Tournadre (2014)

Tournadre (2014)[6] classifies the Tibetic languages as follows.

  • North-Western: Ladakhi, Zangskari, Balti, Purki
  • Western: Spiti, Garzha, Khunu, Jad
  • Central: Ü, Tsang, Phenpo, Lhokha, Tö, Kongpo
  • South-Western: Sherpa and Jirel; other languages/dialects along the Sino-Nepalese border: Humla, Mugu, Dolpo, Lo-ke, Nubri, Tsum, Langtang, Kyirong, Yolmo, Gyalsumdo, Kagate, Lhomi, Walung, and Tokpe Gola.
  • Southern: Dzongkha, Drengjong, Tsamang, Dhromo Lakha, Dur Brokkat, Mera Sakteng Brokpa-ke
  • South-Eastern: Hor Nagchu, Hor Bachen, Yushu, Pembar, Rongdrak, Minyak, Dzayul, Derong-Jol, Chaktreng, Muli-Dappa, Semkyi Nyida; other Khams dialects
  • Eastern: Drugchu, Khöpokhok, Thewo, Chone, Baima, Sharkhok, Palkyi [Pashi], and Zhongu; other Khams dialects
  • North-Eastern: Amdo, gSerpa, Khalong

Tournadre (2005, 2008)

Tournadre (2005)[7] classifies the Tibetic languages as follows.

The other languages (Thewo-Chone, Zhongu, Khalong, Dongwang, Gserpa, Zitsadegu, Drugchu, Baima) are not mutually intelligible, but are not known well enough to classify.

Tournadre (2013) adds Tseku and Khamba to Khams, and groups Thewo-Chone, Zhongu, Baima as an Eastern branch of Tibetic.

Bradley (1997)

According to Bradley,[8] the languages cluster as follows (dialect information from the Tibetan Dialects Project at the University of Bern):


Some classifications group Khams and Amdo together as Eastern Tibetan (not to be confused with East Bodish, whose speakers are not ethnically Tibetan). Some, like Tournadre, break up Central Tibetan. Phrases such as 'Central Tibetan' and 'Central Bodish' may or may not be synonymous: Southern (Central) Tibetan can be found as Southern Bodish, for example; 'Central Tibetan' may mean dBus or all tonal lects apart from Khams; 'Western Bodish' may be used for the non-tonal western lects while 'Western Tibetan' is used for the tonal lects, or 'Bodish' may even be used for other branches of the Tibeto-Kanauri languages.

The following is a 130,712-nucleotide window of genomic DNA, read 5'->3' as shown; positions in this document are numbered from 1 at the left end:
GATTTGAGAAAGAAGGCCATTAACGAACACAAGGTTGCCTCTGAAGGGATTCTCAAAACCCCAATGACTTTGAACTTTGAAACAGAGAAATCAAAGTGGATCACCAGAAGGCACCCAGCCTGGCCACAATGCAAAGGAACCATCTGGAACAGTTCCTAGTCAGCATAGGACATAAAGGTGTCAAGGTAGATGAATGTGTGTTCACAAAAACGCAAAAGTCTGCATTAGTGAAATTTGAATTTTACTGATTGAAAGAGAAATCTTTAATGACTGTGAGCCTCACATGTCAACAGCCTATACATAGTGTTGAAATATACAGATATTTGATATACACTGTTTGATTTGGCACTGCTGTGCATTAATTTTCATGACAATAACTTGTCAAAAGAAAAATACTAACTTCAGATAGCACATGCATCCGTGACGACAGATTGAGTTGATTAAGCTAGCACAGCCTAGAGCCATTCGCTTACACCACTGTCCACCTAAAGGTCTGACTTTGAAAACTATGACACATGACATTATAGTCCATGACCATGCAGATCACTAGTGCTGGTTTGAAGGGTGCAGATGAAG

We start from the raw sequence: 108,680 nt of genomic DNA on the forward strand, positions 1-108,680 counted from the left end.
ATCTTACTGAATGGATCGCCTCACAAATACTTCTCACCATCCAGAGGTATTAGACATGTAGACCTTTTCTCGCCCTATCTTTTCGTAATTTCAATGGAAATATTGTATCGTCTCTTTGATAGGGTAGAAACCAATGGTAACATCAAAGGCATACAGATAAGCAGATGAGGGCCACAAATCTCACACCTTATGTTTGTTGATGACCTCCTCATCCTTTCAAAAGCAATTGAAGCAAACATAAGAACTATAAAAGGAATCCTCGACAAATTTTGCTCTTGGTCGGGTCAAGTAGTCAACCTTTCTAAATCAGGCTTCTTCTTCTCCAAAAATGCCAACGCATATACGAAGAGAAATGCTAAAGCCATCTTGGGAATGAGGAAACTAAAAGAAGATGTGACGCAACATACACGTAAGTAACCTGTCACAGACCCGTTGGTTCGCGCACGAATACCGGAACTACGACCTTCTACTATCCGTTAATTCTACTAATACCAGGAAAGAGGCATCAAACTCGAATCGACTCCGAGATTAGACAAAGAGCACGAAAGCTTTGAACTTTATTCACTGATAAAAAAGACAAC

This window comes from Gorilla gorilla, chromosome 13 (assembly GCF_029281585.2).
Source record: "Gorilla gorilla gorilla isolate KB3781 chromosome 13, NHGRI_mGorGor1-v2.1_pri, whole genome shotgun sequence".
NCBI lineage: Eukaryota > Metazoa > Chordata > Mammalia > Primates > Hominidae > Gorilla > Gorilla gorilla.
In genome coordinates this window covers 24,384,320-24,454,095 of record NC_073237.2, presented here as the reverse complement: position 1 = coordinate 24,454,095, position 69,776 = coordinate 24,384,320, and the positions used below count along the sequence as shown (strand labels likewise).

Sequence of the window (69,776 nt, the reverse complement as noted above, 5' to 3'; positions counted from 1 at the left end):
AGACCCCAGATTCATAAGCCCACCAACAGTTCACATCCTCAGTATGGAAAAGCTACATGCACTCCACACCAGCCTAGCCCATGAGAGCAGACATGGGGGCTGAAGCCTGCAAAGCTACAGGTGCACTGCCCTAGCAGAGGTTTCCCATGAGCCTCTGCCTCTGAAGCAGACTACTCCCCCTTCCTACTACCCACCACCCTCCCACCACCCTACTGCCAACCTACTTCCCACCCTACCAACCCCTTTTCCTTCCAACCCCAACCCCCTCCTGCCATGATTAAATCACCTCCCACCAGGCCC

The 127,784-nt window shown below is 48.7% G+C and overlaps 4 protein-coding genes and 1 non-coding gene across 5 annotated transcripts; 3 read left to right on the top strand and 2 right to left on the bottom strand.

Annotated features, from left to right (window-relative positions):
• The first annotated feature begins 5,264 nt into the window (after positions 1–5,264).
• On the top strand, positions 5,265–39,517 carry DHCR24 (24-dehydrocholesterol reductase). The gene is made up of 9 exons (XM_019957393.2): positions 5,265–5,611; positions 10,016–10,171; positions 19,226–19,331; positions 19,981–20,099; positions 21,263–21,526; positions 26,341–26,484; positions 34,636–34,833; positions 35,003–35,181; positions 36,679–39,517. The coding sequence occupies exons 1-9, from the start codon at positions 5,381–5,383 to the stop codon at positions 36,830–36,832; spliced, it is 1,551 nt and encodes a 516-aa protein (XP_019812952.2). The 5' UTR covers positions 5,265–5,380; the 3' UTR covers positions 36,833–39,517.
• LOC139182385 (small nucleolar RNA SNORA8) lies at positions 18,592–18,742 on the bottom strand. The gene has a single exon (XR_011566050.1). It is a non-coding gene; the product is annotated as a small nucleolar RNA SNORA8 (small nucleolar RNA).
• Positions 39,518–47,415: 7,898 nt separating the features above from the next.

Writing systems

Most Tibetic languages are written in one of two Indic scripts. Standard Tibetan and most other Tibetic languages are written in the Tibetan script with a historically conservative orthography (see below) that helps unify the Tibetan-language area. Some other Tibetan languages (in India and Nepal) are written in the related Devanagari script, which is also used to write Hindi, Nepali and many other languages. However, some Ladakhi and Balti speakers write with the Urdu script; this occurs almost exclusively in Pakistan. The Tibetan script fell out of use in Pakistani Baltistan hundreds of years ago upon the region's adoption of Islam. However, increased concern among Balti people for the preservation of their language and traditions, especially in the face of strong Punjabi cultural influence throughout Pakistan, has fostered renewed interest in reviving the Tibetan script and using it alongside the Arabic-Persian script. Many shops in Baltistan's capital Skardu in Pakistan's "Northern Areas" region have begun supplementing signs written in the Arabic-Persian script with signs written in the Tibetan script. Baltis see this initiative not as separatist but rather as part of an attempt to preserve the cultural aspects of their region which has shared a close history with neighbors like Kashmiris and Punjabis since the arrival of Islam in the region many centuries ago.

Historical phonology

Old Tibetan phonology is rather accurately rendered by the script. The finals were pronounced devoiced although they are written as voiced, the prefix letters assimilated their voicing to the root letters. The graphic combinations hr and lh represent voiceless and not necessarily aspirate correspondences to r and l respectively. The letter ' was pronounced as a voiced guttural fricative before vowels but as homorganic prenasalization before consonants. Whether the gigu verso had phonetic meaning or not remains controversial.

For instance, Srongbtsan Sgampo would have been pronounced [sroŋpʦan zɡampo] (now pronounced [sɔ́ŋʦɛ̃ ɡʌ̀mpo] in Lhasa Tibetan) and 'babs would have been pronounced [mbaps] (pronounced [bapˤ] in Lhasa Tibetan).

Already in the 9th century the process of cluster simplification, devoicing and tonogenesis had begun in the central dialects can be shown with Tibetan words transliterated in other languages, particularly Middle Chinese but also Uyghur.

The concurrence of the evidence indicated above enables us to form the following outline of the evolution of Tibetan. In the 9th century, as shown by the bilingual Tibetan–Chinese treaty of 821–822 found in front of Lhasa's Jokhang, the complex initial clusters had already been reduced, and the process of tonogenesis was likely well underway.